The Harley School

The support of an Edward E. Ford Foundation Educational Leadership Grant will allow The Harley School to take a national leadership position in the area of emotional literacy and to establish the Center for Mindfulness and Empathy Education (CMEE). The School’s renowned Hospice Program is an experiential service learning archetype with a widely applicable and transferable curricular framework that maps onto many service opportunities. This uniquely positions Harley to lead, develop and support the growing community of teachers engaging in the emerging area of empathy education

During the academic year, the CMEE will focus on curricular development and program support by working with the national community of practitioners in secondary schools. Faculty of the CMEE will present findings and communicate the teacher education and professional development opportunities of the CMEE. During the summer, the CMEE will hold a summer institute of programs in two main areas: (1) teacher education and professional development programs will be conducted onsite and at other locations. Participants will learn how curricular elements are implemented as part of a normal course schedule and how a service experience is integrated into this academic framework. Participants will also actively engage in a service experience during the course of the program in order to further their understanding of empathy education; (2) an annual “Think Tank” will bring together leading researchers and educators to coalesce the understanding of current best practices, discuss emerging theories and cultivate a broader understanding of the validity and importance of emotional literacy.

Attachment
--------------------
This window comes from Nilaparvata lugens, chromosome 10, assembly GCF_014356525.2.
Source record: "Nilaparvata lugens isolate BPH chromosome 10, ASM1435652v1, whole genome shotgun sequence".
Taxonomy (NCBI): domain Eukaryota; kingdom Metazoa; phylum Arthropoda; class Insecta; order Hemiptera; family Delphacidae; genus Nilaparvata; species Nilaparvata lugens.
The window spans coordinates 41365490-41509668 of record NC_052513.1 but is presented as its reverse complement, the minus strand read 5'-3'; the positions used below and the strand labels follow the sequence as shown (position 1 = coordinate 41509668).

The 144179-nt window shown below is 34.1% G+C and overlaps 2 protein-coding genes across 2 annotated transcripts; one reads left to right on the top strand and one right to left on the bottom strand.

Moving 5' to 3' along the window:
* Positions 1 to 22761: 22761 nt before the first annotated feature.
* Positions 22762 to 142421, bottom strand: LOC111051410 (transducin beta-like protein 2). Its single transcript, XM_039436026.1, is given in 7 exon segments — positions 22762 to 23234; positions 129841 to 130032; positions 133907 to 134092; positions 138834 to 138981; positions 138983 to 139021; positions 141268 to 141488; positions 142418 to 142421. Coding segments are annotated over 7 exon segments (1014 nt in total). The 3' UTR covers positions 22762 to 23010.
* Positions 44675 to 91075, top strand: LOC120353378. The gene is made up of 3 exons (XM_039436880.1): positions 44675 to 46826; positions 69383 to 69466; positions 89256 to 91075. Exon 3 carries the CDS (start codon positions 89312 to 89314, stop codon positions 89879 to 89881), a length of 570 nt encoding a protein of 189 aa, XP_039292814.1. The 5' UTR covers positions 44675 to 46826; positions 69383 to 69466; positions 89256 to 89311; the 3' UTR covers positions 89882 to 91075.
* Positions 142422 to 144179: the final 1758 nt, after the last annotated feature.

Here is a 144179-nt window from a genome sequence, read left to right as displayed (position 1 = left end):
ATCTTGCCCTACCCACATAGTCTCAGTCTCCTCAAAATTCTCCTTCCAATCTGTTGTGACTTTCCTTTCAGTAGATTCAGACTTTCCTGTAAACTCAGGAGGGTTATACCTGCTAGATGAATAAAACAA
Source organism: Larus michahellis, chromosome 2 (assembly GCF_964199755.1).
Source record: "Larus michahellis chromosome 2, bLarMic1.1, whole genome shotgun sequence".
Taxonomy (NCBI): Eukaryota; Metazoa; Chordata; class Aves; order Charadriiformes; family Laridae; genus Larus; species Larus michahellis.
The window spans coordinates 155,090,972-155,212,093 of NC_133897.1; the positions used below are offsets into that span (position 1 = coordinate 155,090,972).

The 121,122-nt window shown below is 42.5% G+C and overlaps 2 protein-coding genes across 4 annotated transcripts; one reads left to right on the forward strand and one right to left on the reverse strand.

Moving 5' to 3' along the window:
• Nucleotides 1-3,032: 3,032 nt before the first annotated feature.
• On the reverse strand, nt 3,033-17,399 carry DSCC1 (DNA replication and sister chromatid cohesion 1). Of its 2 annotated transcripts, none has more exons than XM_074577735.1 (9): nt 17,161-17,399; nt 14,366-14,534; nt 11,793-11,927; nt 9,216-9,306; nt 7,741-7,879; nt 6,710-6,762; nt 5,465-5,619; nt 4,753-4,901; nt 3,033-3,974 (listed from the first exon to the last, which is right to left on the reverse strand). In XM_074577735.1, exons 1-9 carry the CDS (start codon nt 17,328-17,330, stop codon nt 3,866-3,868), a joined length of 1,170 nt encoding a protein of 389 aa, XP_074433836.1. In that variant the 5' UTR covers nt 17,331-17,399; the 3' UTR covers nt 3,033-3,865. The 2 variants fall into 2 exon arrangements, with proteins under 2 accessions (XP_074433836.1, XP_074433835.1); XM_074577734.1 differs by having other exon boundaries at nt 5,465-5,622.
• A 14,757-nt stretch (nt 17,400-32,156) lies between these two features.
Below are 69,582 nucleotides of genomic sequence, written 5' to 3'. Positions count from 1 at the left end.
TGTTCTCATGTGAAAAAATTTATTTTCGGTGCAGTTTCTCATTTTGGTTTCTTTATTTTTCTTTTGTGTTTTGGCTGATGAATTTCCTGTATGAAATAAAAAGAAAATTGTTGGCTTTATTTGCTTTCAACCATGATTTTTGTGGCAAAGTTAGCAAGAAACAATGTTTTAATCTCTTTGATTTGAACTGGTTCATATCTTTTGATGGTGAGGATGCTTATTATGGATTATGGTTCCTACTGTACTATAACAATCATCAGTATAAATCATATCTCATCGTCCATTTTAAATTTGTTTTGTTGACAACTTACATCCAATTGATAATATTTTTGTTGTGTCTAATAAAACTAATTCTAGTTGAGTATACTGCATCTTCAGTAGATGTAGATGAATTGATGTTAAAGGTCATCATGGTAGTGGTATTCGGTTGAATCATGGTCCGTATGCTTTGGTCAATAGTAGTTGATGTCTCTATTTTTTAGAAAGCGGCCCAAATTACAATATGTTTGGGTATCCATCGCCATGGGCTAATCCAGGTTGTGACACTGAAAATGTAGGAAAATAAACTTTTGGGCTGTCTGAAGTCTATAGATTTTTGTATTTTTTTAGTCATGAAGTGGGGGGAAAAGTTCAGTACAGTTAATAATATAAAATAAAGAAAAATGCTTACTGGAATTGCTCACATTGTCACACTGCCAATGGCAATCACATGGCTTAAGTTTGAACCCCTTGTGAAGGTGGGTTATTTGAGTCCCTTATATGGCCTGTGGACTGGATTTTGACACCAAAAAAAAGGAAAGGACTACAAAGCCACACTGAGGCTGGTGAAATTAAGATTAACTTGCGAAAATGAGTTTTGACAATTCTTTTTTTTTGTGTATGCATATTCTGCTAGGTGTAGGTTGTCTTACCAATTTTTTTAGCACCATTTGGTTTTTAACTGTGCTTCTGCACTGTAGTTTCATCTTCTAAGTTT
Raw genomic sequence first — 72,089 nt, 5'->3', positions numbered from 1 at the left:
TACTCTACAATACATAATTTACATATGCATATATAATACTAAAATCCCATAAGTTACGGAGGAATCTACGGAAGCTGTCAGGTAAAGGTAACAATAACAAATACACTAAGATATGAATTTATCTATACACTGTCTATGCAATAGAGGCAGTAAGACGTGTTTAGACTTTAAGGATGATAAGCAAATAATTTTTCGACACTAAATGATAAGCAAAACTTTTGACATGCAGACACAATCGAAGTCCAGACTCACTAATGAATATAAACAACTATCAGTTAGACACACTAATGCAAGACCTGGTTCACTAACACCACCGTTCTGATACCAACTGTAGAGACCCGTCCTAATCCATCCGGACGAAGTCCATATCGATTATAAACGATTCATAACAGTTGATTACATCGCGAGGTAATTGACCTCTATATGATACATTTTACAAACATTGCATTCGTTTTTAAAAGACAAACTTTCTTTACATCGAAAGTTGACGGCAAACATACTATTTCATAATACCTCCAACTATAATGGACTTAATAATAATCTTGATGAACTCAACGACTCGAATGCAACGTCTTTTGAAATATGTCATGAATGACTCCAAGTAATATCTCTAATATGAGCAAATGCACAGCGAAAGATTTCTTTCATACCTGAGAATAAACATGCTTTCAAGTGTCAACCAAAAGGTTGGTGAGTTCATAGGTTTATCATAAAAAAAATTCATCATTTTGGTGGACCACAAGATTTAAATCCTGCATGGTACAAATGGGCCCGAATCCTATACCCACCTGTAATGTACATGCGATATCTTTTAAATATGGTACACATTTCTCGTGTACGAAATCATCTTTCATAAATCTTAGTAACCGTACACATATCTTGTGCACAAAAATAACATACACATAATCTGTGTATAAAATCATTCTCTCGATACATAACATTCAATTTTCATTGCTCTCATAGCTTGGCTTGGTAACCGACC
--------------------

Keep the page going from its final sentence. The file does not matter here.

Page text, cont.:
Harley will partner with the Human Motivation Research Group at the University of Rochester to conduct research in the areas of: 1) the effectiveness of the service curriculum in engendering greater empathy and compassion in students across their time in the program, 2) the impact of the CMEE on teachers’ attitudes toward teaching, their feelings of purpose and meaning derived from their work, and implementation of training practices in their schools, and 3) the extent to which the development of core competencies of empathy and compassion translate into continued community citizenry beyond students’ secondary schooling.